MANILA (Mabuhay) — Defense Undersecretary Pio Lorenzo Batino said on Tuesday the recently signed Enhanced Defense Cooperation Agreement (EDCA) between the Philippines and the United States will boost the capability of the Filipino military in dealing with aggressive expansionist acts in the Asean region.
In a statement forwarded by the Department of National Defense (DND) to the Philippines News Agency, Batino said this new level of cooperation with the U.S. will also enable the government to respond more rapidly in times of natural disasters, which in the past years had posed a serious threat to human safety and security.
Batino served as chair of the Philippine panel that negotiated the EDCA with the U.S.
“The Philippines faces serious challenges: To our sovereignty and sovereign rights, developments in the region point to an increasingly aggressive acts; to human safety and security, the frequency and severity of natural disasters point to the need to anticipate, address or mitigate their real impact on people and communities,” the DND official said.
“In these very fluid times, we – together – are forced to take a long and hard look at what we can do as one government to respond to the challenges before us,” Batino added.
In Tuesday’s Senate hearing on the EDCA, he pointed out that the agreement will contribute to the capability buildup of the Armed Forces of the Philippines (AFP) in the areas of maritime security, maritime domain awareness, and humanitarian assistance and disaster relief (HADR), while the military and the DND are in the process of modernizing and beefing up the country’s defense capabilities and equipment.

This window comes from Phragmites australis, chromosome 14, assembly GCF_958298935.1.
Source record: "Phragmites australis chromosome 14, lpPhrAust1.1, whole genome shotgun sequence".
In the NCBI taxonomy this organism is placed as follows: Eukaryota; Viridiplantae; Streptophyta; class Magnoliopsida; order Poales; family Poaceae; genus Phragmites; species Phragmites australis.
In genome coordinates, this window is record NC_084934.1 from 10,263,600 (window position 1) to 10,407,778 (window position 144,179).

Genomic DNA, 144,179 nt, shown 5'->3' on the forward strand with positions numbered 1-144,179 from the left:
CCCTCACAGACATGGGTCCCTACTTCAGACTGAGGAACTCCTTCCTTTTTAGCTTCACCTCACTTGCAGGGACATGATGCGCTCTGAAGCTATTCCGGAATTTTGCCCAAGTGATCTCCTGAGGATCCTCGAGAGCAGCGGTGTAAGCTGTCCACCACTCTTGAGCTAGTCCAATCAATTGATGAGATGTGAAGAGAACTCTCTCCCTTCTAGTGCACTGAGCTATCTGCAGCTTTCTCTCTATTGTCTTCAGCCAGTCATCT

“With pre-positioned equipment and materiel, our soldiers will be able to train and develop their capabilities even before the Philippine government acquires such equipment, boosting the speed of our capacity-building efforts for men and women in uniform,” Batino said.
He explained that buildings and other permanent structures to be constructed for the use of U.S. troops visiting on rotational basis will be automatically owned by the government, and as such, “will greatly hasten the development of Philippine military facilities.”
On pre-positioned HADR equipment of the U.S., Batino pointed out that this will allow the government to respond more rapidly in times of natural disasters and other crises.
Batino, however, assured the Senate Committee on Defense that prior consent of the Philippine government is necessary before any U.S. activity can take place in the agreed location, which will be determined through the Mutual Defense Board-Security Engagement Board.
“The EDCA does not authorize the establishment of U.S. bases. It allows the U.S. military access to agreed locations,” he told the committee.
“Given the rapidly evolving geopolitical and climatic realities in the Philippines and beyond, and the conduct of joint training exercises, the EDCA is a natural progression of the alliance between the Philippines and the United States,” Batino said.
He added that the EDCA is an implementation of the 1951 Mutual Defense Treaty, while the status of American forces is governed by the PHL-US Visiting Forces Agreement, a treaty concurred in by the Senate and upheld by the Supreme Court. (MNS)